Just because you're an intelligent Welsh pop group with socialist tendencies doesn't mean you can't hunger for the same mass appeal in North America as you have in the rest of the world. Hell, even Mike Leigh must have felt a tingle in his toes the day he heard Secrets and Lies was up for an Oscar.
After appearing on the cover of every British music magazine and winning piles of awards, including the 1999 Brit Awards for Best British Group and Best British Album for their million-selling This Is My Truth Tell Me Yours (Virgin/ EMI), the Manic Street Preachers should have been poised for something greater than a mild ripple over here. Three months after its North American release, the album has yet to do quite the gangbuster business it has in Britain, but Virgin Music Canada is still pleased with the strides it has made - so much so that a November Canadian tour is in the works, on top of the current jaunt that brings them to the Warehouse Saturday. "This album has outsold all previous Manic Street Preachers albums in Canada, and we're outselling America," says Virgin rep Paul Shaver. "Not all groups can spark off a single."
On a recent promo pit stop in Toronto, singer/guitarist James Dean Bradfield expressed the group's disenchantment with Sony Music in North America, which he partially blames for the tepid response to Everything Must Go (their first album released after the 1995 disappearance of guitarist/lyricist Richey James) in the U.S. and Canada. Though they remain signed to Sony for U.K. and international distribution, the band is optimistic that Virgin will do a better job for them over here. Still, Bradfield insists they're not desperate to "crack America," like Oasis or the Spice Girls. "For us, America and Canada isn't this big, insurmountable task that it is when you're young," he says, puffing on a cigarette. "We just want to get it done and see what comes out in the wash."
From Richey's visceral prose to the intriguing subject matter of bass player Nicky Wire's lyrics, class consciousness has been at the heart of most Manics songs. Bradfield acknowledges that the proletarian bent of "A Design for Life" (which reached No. 2 on the U.K. charts) likely contributed to American indifference toward Everything Must Go, and believes the singles from This Is My Truth have more global potential. So far, his predictions are close to the mark. With the first single, "If You Tolerate This Your Children Will Be Next," becoming a Top 20 rock hit, and the poppier second single, "You Stole the Sun From My Heart," scheduled for a mid-September release, things are still looking up. "Our lyrics have translated really well in other parts of Europe, especially Scandinavia, and you can't get more different than Sweden and Wales," says Bradfield. "You've got to find some sort of consensus within a song that can transcend all those class things so it becomes universal."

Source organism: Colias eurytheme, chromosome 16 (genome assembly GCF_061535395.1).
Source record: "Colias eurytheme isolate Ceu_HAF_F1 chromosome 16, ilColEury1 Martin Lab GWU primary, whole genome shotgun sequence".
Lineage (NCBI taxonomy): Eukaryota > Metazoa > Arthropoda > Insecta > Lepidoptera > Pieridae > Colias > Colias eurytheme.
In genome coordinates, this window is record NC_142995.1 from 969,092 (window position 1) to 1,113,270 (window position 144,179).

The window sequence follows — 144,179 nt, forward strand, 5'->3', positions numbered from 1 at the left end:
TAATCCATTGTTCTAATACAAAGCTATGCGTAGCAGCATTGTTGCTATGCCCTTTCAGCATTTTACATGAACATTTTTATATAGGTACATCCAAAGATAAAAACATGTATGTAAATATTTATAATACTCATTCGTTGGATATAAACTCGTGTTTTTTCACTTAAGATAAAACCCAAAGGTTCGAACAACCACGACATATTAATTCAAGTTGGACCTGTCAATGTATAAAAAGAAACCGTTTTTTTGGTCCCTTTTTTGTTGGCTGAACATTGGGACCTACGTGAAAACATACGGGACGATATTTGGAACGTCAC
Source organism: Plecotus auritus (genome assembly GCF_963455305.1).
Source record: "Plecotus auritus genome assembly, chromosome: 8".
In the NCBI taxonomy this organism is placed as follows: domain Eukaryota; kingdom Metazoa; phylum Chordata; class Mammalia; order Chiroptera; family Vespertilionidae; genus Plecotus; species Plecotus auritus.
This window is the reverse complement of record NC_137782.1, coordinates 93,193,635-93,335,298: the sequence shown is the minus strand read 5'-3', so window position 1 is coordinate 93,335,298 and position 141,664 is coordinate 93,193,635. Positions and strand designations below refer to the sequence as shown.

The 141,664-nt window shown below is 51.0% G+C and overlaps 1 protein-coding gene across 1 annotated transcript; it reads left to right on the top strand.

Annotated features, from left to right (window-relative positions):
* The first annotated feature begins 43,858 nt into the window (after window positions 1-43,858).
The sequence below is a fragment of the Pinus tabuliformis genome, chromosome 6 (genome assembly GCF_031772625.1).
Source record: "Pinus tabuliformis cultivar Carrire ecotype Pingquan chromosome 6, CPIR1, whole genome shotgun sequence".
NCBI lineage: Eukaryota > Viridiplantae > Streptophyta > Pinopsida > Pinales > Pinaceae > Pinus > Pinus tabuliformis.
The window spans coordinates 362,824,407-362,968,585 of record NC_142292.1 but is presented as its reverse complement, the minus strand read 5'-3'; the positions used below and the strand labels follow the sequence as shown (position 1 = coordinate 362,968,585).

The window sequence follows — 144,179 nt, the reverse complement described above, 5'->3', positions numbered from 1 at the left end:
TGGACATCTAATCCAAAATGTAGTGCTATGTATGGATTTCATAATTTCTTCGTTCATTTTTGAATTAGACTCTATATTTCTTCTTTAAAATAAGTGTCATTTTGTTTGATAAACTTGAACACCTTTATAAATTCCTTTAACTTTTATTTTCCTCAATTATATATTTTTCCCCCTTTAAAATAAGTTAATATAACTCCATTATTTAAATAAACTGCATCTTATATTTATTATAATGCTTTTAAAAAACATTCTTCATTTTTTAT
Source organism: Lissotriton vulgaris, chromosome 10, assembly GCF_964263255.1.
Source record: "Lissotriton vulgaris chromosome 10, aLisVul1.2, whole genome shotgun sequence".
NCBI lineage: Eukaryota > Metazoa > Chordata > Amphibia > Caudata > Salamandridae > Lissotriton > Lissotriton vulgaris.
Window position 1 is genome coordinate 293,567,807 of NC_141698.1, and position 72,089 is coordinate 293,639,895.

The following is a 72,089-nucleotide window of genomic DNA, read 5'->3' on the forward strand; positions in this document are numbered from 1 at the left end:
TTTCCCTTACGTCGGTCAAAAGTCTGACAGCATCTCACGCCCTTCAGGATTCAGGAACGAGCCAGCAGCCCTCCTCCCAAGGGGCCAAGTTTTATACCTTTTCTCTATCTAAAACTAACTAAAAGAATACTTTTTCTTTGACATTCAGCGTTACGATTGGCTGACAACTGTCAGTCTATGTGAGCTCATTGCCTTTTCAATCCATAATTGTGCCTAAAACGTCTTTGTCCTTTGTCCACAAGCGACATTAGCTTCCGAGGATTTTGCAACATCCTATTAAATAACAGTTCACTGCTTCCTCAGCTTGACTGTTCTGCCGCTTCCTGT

The Manics recently put their money where their socialist mouths are when they snubbed the Royal Family by turning down a chance to play a concert to celebrate the opening of the national assembly in Wales. Conversely, they came under attack this summer when they brought their own toilets to the Glastonbury Festival.
Whether it's fair to accuse the Manics of elitism for not wanting to stand in a line-up of 900 people to take a pee at a festival they're playing is a moot point. What's less clear is whether the amount of money they've earned (they just offered to donate £30,000 to the Football Association of Wales to hire ex-England manager Terry Venables as coach of the Welsh national team) is at odds with their fascination with class structures and their working-class background.
Unlike many rock groups who yearn for stardom, then whine once they make it, Bradfield says the Manics have yet to feel stifled by their success. Nor do they feel guilty. "We've kind of gotten used to it. It's given us a lot of freedom to do the album the way we wanted to. Bands usually say they've become prisoners of their own success. I can see it a bit, but the upside is much more positive than the downside.
"If we hadn't wanted to compromise, we would have formed our own little indie label. We made the decision to sign to a major label, so we knew what we were getting into."